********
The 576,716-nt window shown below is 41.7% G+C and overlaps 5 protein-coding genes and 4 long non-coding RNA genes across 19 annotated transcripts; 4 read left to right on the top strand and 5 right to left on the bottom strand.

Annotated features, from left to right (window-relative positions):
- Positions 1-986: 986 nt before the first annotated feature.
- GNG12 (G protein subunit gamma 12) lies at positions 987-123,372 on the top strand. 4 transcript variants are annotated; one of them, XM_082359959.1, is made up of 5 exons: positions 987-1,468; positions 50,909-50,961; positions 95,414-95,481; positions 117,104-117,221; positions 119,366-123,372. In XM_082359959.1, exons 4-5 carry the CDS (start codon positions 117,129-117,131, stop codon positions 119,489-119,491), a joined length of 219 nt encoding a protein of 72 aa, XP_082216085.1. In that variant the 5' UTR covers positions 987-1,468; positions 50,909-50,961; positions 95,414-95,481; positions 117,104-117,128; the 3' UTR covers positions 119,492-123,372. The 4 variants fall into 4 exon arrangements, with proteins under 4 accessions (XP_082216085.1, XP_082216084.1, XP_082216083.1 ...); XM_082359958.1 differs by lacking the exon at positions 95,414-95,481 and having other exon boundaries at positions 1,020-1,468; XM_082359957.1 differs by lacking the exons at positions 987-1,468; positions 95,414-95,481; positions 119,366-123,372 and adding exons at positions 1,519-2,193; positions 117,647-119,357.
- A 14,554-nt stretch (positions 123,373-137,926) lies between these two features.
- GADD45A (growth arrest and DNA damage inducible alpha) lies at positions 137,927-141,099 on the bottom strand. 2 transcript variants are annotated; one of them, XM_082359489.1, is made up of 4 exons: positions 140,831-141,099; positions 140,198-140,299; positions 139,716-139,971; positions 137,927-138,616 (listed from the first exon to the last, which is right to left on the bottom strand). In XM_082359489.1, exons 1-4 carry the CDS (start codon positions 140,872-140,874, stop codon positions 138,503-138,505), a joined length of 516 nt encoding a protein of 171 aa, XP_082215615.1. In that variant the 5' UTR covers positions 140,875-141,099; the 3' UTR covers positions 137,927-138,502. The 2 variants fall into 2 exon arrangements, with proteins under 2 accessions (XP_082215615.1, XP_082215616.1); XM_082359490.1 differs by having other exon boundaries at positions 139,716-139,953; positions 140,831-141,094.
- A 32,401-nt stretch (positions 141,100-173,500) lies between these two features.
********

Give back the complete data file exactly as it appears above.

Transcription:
The 576,716-nt window shown below is 41.7% G+C and overlaps 5 protein-coding genes and 4 long non-coding RNA genes across 19 annotated transcripts; 4 read left to right on the top strand and 5 right to left on the bottom strand.

Annotated features, from left to right (window-relative positions):
- Positions 1-986: 986 nt before the first annotated feature.
- GNG12 (G protein subunit gamma 12) lies at positions 987-123,372 on the top strand. 4 transcript variants are annotated; one of them, XM_082359959.1, is made up of 5 exons: positions 987-1,468; positions 50,909-50,961; positions 95,414-95,481; positions 117,104-117,221; positions 119,366-123,372. In XM_082359959.1, exons 4-5 carry the CDS (start codon positions 117,129-117,131, stop codon positions 119,489-119,491), a joined length of 219 nt encoding a protein of 72 aa, XP_082216085.1. In that variant the 5' UTR covers positions 987-1,468; positions 50,909-50,961; positions 95,414-95,481; positions 117,104-117,128; the 3' UTR covers positions 119,492-123,372. The 4 variants fall into 4 exon arrangements, with proteins under 4 accessions (XP_082216085.1, XP_082216084.1, XP_082216083.1 ...); XM_082359958.1 differs by lacking the exon at positions 95,414-95,481 and having other exon boundaries at positions 1,020-1,468; XM_082359957.1 differs by lacking the exons at positions 987-1,468; positions 95,414-95,481; positions 119,366-123,372 and adding exons at positions 1,519-2,193; positions 117,647-119,357.
- A 14,554-nt stretch (positions 123,373-137,926) lies between these two features.
- GADD45A (growth arrest and DNA damage inducible alpha) lies at positions 137,927-141,099 on the bottom strand. 2 transcript variants are annotated; one of them, XM_082359489.1, is made up of 4 exons: positions 140,831-141,099; positions 140,198-140,299; positions 139,716-139,971; positions 137,927-138,616 (listed from the first exon to the last, which is right to left on the bottom strand). In XM_082359489.1, exons 1-4 carry the CDS (start codon positions 140,872-140,874, stop codon positions 138,503-138,505), a joined length of 516 nt encoding a protein of 171 aa, XP_082215615.1. In that variant the 5' UTR covers positions 140,875-141,099; the 3' UTR covers positions 137,927-138,502. The 2 variants fall into 2 exon arrangements, with proteins under 2 accessions (XP_082215615.1, XP_082215616.1); XM_082359490.1 differs by having other exon boundaries at positions 139,716-139,953; positions 140,831-141,094.
- A 32,401-nt stretch (positions 141,100-173,500) lies between these two features.